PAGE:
Concern about coronavirus (COVID-19)
is high, but the risk for serious illness to children seems to be low. So far, most
reported cases of coronavirus have been in adults. Kids who do get it seem to have
milder infections than adults or older people.
Experts are still learning about COVID-19, so we don't have all the information
yet. Still, parents wonder what to do if their child gets sick.
What If My Child Gets a Fever, Cough, or Sore Throat? Could it Be Coronavirus
Do your best to stay calm.
Talk to a health care provider. You can:
Call your doctor. Your doctor knows your child's health history
and will know if your child has any special risks. The doctor will ask how your child
is doing and if they've been around someone with known or suspected coronavirus. Your
doctor's office will tell you what to do next and whether you need an in-person visit. or
Get a telehealth visit.
If this option is available in your area, a health care provider can see your child
while you stay at home. If you can, choose a telehealth provider who specializes in
caring for kids. If the doctor thinks your child needs care right away, they will
guide you on where to go. Check for telehealth in your area now, before anyone in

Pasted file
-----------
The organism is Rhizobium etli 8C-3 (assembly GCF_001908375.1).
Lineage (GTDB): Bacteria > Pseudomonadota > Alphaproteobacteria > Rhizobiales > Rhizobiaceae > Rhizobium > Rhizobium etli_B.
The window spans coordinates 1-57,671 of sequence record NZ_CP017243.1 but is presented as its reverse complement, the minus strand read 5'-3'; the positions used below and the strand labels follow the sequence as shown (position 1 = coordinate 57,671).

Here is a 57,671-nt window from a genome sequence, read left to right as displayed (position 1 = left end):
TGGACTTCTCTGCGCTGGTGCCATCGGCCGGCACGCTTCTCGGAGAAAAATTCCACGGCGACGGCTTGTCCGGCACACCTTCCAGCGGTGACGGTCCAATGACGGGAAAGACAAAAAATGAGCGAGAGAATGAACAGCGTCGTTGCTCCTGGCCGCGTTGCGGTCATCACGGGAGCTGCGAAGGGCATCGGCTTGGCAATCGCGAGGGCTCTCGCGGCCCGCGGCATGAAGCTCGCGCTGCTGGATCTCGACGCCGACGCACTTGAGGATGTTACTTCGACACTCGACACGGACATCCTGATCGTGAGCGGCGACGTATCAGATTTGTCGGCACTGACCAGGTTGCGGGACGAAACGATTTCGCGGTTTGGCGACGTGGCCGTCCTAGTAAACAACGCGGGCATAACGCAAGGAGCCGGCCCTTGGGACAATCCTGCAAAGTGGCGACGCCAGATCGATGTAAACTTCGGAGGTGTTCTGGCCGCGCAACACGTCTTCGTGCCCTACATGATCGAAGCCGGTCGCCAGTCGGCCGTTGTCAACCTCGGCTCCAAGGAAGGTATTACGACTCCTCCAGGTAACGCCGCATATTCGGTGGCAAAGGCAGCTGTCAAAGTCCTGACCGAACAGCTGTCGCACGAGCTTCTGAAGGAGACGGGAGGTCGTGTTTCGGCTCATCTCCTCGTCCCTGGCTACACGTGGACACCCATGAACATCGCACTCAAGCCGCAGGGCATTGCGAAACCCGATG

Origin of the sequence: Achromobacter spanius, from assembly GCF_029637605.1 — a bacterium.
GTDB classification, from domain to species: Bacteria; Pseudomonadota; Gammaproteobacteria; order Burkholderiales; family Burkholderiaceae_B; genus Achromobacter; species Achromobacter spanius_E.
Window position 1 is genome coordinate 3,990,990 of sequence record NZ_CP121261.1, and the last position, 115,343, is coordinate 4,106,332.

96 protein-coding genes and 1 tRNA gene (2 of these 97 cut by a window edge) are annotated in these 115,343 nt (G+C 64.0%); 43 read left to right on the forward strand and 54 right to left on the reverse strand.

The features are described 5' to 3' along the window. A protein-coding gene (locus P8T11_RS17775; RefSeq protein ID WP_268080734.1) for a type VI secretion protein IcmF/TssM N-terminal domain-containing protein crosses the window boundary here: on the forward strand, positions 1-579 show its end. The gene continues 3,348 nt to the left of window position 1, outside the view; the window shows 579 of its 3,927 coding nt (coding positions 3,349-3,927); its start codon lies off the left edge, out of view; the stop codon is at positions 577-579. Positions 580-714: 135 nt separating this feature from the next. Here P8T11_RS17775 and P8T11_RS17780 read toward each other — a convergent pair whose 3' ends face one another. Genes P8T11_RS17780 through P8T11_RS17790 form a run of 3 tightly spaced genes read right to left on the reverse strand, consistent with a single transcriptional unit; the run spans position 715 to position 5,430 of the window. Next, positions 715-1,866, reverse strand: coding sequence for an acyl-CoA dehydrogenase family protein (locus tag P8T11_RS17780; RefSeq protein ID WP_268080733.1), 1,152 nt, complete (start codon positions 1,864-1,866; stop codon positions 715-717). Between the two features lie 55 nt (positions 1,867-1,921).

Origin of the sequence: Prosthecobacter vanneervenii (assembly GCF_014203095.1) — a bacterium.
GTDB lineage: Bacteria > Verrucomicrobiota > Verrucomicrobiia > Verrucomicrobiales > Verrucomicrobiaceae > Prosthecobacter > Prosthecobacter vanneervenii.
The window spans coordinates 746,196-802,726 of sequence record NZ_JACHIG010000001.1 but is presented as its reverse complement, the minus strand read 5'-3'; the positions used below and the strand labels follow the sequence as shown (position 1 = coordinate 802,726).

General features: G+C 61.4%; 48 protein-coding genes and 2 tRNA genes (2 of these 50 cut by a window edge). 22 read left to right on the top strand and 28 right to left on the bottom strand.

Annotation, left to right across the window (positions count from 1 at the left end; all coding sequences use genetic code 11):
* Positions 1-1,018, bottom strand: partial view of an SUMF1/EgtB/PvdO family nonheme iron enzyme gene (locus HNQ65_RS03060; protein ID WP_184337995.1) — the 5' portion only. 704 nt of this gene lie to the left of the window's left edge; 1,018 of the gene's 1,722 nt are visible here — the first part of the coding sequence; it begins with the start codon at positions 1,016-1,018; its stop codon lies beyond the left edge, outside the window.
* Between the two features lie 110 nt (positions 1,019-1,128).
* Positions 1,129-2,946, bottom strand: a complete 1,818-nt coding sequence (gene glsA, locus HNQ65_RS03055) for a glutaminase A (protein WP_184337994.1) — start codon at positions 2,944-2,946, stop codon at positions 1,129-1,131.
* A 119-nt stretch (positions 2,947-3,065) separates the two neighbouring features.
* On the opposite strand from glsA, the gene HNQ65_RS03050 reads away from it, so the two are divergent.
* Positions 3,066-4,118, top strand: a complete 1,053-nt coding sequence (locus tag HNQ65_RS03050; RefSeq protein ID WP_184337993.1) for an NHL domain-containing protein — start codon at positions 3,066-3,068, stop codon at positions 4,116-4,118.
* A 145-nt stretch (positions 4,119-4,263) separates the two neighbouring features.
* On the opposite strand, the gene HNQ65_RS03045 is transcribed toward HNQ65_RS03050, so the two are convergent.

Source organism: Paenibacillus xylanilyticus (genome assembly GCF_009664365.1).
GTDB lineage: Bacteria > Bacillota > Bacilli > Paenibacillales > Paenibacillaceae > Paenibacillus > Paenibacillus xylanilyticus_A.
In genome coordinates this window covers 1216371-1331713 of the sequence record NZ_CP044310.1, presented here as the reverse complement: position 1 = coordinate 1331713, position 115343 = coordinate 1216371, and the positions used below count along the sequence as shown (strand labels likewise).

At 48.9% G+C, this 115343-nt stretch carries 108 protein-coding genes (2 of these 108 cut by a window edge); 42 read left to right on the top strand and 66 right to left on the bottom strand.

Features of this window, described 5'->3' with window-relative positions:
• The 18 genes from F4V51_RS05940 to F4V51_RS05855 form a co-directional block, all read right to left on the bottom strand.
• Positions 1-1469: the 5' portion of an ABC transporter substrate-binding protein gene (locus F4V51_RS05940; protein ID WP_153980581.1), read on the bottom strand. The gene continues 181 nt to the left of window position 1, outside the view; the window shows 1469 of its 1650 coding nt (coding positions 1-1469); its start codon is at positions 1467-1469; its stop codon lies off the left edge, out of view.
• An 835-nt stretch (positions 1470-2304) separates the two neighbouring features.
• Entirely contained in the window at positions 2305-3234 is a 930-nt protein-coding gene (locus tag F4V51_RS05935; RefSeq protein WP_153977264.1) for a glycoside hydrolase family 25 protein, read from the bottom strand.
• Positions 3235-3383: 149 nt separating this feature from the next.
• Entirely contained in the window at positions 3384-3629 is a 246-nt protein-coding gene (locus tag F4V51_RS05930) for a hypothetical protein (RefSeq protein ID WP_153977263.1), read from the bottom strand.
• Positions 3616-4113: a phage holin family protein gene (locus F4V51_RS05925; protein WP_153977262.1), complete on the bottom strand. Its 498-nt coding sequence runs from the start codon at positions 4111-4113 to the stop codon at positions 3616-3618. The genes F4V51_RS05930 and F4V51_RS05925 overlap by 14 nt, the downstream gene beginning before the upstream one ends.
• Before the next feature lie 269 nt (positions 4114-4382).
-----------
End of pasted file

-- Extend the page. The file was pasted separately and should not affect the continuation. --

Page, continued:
your family is sick.
Keep your child home. This keeps your child away from other germs.
It also helps prevent your child from spreading the illness to others. If the doctor
thinks your child might have coronavirus, the whole family will need to stay home.
Keep other people and pets in the house away from your child as much as possible.
If possible, have your sick child use a different bathroom from others. If that
isn't possible, wipe down the bathroom often.
Everyone in your family should wash
their hands well and often. Wash with soap and water for at least 20 seconds,
or use alcohol-based hand sanitizer.
Use regular household cleaners or wipes to clean things that get touched a lot
(doorknobs, light switches, toys, remote controls, phones, etc.). Do this every day.
Help your child get plenty of rest and drink lots of liquids.
Watch for signs that your child might need more medical help, such as trouble
breathing, fast breathing, sleepiness, not being able to drink a lot of liquids, or
signs of dehydration like peeing
less than usual.
Should I Get My Child Checked for Coronavirus (COVID-19)?
With the nonstop news coverage, it's easy to think that coronavirus symptoms are
an emergency. But it's important not to run to the ER at the first sign of fever.
Instead, call your doctor or use telehealth if your child has: